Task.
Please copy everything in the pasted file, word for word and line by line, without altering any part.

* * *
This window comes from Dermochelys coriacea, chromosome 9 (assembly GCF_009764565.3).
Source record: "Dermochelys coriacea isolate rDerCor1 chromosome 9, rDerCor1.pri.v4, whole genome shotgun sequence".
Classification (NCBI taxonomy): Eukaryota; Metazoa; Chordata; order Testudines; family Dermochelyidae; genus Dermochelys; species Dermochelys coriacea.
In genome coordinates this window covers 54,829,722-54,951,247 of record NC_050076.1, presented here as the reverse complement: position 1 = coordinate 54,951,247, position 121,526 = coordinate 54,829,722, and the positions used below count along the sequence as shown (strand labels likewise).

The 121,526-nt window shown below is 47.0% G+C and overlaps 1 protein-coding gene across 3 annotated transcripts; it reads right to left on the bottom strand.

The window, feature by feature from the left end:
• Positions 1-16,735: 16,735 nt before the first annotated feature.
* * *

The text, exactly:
This window comes from Dermochelys coriacea, chromosome 9 (assembly GCF_009764565.3).
Source record: "Dermochelys coriacea isolate rDerCor1 chromosome 9, rDerCor1.pri.v4, whole genome shotgun sequence".
Classification (NCBI taxonomy): Eukaryota; Metazoa; Chordata; order Testudines; family Dermochelyidae; genus Dermochelys; species Dermochelys coriacea.
In genome coordinates this window covers 54,829,722-54,951,247 of record NC_050076.1, presented here as the reverse complement: position 1 = coordinate 54,951,247, position 121,526 = coordinate 54,829,722, and the positions used below count along the sequence as shown (strand labels likewise).

The 121,526-nt window shown below is 47.0% G+C and overlaps 1 protein-coding gene across 3 annotated transcripts; it reads right to left on the bottom strand.

The window, feature by feature from the left end:
• Positions 1-16,735: 16,735 nt before the first annotated feature.